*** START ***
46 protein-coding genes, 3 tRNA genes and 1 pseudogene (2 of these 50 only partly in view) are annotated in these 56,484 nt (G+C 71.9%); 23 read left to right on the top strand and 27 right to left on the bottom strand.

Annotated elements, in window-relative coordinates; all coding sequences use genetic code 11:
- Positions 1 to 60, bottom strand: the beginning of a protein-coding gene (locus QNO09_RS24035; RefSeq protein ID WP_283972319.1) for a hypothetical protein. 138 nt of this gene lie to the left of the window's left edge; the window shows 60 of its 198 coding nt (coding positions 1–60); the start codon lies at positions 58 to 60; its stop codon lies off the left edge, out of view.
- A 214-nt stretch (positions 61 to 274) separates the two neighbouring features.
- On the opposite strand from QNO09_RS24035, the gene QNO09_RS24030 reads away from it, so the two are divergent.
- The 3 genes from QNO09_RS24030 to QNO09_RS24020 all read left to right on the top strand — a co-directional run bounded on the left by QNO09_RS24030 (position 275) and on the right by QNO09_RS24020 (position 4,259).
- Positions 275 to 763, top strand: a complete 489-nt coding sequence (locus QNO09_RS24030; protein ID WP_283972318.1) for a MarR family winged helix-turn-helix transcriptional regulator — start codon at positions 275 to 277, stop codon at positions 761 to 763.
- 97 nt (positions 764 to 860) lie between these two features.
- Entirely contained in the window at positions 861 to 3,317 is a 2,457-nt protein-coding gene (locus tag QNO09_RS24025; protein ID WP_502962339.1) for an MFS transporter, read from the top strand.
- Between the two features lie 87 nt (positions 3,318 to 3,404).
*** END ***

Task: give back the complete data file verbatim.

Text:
46 protein-coding genes, 3 tRNA genes and 1 pseudogene (2 of these 50 only partly in view) are annotated in these 56,484 nt (G+C 71.9%); 23 read left to right on the top strand and 27 right to left on the bottom strand.

Annotated elements, in window-relative coordinates; all coding sequences use genetic code 11:
- Positions 1 to 60, bottom strand: the beginning of a protein-coding gene (locus QNO09_RS24035; RefSeq protein ID WP_283972319.1) for a hypothetical protein. 138 nt of this gene lie to the left of the window's left edge; the window shows 60 of its 198 coding nt (coding positions 1–60); the start codon lies at positions 58 to 60; its stop codon lies off the left edge, out of view.
- A 214-nt stretch (positions 61 to 274) separates the two neighbouring features.
- On the opposite strand from QNO09_RS24035, the gene QNO09_RS24030 reads away from it, so the two are divergent.
- The 3 genes from QNO09_RS24030 to QNO09_RS24020 all read left to right on the top strand — a co-directional run bounded on the left by QNO09_RS24030 (position 275) and on the right by QNO09_RS24020 (position 4,259).
- Positions 275 to 763, top strand: a complete 489-nt coding sequence (locus QNO09_RS24030; protein ID WP_283972318.1) for a MarR family winged helix-turn-helix transcriptional regulator — start codon at positions 275 to 277, stop codon at positions 761 to 763.
- 97 nt (positions 764 to 860) lie between these two features.
- Entirely contained in the window at positions 861 to 3,317 is a 2,457-nt protein-coding gene (locus tag QNO09_RS24025; protein ID WP_502962339.1) for an MFS transporter, read from the top strand.
- Between the two features lie 87 nt (positions 3,318 to 3,404).